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Proposed state budget calls for self-financing of 4 new liquor stores

People practice social distancing as they wait in line to shop at the Utah State Liquor Store at 1814 E. Murray Holladay Road in Holladay on Tuesday, April 21, 2020.

(Steve Griffin, Deseret News, File)



Estimated read time: 2-3 minutes

SALT LAKE CITY — Tucked into Gov. Spencer Cox's $21.7 billion proposed budget released earlier this week is $33.1 million to finance the construction and operation of four new state liquor stores, breaking a precedent in which liquor stores were funded through lease revenue bonds.

The change will apply to two previously approved Salt Lake City liquor stores downtown and in the Foothill neighborhood, as well as recommended new stores in Sandy and Sugar House. The budget document explains the changes are intended to "maintain structural balance going forward."

"Aside from general obligation bonds and cash-funded projects, the state has traditionally issued lease-revenue bonds for capital development projects, such as state liquor stores," it says. Lease revenue bonds are loans paid back with, in this case, sales from the liquor stores.

"These liquor stores are often approved without all bond and operating costs funded up front by the Legislature," the budget goes on, recommending that, when future liquor stores are approved, "the Legislature also appropriate the respective debt service, operations and maintenance, and personnel funding costs on approval of the project. ... Given the amount of one-time revenue, the Governor recommends self-financing these buildings (a total of $33.1 million) and requiring the Department of Alcoholic Beverage Control to pay back the state with its alcohol sales revenues."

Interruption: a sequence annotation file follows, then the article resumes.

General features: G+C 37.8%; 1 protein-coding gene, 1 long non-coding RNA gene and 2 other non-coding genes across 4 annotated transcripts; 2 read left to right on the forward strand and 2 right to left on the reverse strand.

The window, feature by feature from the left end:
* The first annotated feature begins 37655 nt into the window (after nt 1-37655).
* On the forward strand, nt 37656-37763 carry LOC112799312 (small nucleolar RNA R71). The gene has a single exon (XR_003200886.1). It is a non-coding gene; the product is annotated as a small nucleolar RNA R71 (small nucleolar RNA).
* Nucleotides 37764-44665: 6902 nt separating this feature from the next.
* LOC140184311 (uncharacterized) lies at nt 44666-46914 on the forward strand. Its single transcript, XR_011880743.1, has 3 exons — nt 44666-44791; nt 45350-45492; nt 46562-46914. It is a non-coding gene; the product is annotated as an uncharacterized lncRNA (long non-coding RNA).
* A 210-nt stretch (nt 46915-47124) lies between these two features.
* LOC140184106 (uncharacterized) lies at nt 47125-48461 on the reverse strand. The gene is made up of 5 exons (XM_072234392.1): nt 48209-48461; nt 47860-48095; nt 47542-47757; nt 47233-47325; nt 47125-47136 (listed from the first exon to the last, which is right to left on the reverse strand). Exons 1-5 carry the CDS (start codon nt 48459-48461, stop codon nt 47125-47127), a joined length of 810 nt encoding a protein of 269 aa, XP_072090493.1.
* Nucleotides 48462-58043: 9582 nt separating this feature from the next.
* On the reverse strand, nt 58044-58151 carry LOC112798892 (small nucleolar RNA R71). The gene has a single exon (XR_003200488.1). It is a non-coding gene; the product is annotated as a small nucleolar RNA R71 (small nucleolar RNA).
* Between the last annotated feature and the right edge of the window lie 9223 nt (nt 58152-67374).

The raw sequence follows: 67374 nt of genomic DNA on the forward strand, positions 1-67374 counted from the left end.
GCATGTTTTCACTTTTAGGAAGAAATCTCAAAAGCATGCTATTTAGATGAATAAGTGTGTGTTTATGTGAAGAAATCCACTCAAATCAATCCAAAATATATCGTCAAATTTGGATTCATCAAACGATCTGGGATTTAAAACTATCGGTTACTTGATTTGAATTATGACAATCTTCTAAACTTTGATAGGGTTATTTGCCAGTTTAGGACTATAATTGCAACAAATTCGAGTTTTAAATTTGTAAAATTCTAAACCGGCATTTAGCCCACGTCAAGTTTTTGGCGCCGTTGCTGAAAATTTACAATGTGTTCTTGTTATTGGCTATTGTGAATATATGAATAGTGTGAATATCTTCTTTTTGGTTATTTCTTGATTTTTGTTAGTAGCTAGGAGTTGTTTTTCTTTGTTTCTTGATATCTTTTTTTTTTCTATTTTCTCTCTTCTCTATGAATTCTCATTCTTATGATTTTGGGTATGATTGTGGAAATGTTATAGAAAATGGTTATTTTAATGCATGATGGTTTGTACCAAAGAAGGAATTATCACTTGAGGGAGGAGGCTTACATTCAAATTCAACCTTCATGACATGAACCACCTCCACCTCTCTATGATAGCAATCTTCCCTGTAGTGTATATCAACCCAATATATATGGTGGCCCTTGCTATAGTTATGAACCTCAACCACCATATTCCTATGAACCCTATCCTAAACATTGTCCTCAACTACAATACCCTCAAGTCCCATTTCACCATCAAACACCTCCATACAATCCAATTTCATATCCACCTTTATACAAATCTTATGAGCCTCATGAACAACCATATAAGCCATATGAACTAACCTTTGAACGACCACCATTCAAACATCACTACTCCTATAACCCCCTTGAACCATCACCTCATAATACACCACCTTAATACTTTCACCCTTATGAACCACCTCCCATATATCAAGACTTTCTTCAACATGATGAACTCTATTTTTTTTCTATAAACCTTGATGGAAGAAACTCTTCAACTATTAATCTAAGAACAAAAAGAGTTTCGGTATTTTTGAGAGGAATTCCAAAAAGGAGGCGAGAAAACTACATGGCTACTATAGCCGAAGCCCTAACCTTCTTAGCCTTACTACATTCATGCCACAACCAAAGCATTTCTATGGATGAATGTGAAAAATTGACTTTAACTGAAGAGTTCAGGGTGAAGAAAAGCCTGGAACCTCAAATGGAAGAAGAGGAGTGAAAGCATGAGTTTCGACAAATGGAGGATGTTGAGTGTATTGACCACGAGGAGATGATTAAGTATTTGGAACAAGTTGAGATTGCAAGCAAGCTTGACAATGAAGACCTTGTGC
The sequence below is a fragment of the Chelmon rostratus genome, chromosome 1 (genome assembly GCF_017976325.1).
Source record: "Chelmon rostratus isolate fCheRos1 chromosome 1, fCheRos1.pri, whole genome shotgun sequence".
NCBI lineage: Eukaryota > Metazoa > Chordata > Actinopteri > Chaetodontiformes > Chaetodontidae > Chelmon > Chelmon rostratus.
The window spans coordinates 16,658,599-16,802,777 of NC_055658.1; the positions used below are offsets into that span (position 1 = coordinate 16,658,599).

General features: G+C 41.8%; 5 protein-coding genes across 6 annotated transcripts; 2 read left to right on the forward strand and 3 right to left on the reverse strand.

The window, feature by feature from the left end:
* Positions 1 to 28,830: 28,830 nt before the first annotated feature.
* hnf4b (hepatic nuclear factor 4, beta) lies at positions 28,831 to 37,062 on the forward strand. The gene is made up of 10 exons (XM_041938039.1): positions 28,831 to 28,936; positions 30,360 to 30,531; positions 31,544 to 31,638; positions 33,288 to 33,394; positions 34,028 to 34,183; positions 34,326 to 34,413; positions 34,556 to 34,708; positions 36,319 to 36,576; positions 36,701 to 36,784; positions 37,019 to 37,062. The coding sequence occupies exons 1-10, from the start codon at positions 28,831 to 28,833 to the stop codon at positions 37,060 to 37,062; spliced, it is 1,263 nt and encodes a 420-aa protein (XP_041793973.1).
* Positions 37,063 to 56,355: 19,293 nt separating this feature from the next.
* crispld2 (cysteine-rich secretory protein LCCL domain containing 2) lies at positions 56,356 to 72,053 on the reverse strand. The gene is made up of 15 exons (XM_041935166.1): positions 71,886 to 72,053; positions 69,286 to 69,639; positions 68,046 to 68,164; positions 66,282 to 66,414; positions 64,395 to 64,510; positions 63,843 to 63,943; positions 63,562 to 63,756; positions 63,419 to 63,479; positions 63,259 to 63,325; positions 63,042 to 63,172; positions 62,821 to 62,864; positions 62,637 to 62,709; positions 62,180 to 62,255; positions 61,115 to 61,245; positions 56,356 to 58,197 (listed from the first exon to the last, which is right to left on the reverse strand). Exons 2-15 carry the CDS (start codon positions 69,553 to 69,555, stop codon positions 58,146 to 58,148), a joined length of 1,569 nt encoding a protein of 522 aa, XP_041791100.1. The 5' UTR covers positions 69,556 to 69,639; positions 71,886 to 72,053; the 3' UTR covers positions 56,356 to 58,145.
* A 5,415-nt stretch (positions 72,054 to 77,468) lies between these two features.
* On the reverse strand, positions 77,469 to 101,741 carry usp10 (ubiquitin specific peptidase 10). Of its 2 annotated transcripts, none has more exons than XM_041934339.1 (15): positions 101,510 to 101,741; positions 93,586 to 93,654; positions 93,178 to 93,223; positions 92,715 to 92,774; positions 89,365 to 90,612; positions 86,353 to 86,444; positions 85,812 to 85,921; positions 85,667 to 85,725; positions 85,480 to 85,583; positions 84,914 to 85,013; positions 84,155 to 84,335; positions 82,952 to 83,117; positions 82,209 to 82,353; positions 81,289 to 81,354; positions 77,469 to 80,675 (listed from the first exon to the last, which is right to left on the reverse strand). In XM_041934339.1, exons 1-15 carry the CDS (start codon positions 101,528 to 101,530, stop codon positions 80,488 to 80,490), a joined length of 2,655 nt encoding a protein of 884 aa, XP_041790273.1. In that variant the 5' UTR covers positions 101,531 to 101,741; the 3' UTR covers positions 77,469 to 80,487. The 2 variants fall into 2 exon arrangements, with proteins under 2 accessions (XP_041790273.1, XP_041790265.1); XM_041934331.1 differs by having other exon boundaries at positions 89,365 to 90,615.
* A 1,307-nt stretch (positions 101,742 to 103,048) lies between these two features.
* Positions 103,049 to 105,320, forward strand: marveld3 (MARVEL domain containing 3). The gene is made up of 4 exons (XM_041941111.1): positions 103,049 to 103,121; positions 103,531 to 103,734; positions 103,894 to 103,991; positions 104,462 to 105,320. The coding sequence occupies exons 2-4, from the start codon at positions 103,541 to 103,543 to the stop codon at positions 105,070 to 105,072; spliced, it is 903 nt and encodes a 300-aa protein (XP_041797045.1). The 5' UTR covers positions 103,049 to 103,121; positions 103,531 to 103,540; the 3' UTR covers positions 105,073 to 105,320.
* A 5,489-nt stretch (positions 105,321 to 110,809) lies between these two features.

In other words, the money will still be repaid, but to the state instead of a lender. The state will then deposit that money "into a new State Facility Renovation and Development Fund to further support the state's space utilization and master planning efforts on an ongoing basis."

"Right now, we believe it makes a lot of sense to cash-fund the projects while the state has the ability to do so," said Miranda Jones, spokesperson for the Governor's Office of Management and Budget. "Really, with any infrastructure project, when there is the ability to pay cash on hand as opposed to get ourselves into a financial obligation where we have to pay the debt service for years down the road, the preference, almost always, is to cash-fund.

"The idea is the state itself would act as a lender, as opposed to the market acting as a lender," Jones said.

In August 2020, then-DABC director Sal Petilos told a legislative committee he expects the Sandy, Sugar House and Foothill stores to open in 2022, and the downtown store in 2023.

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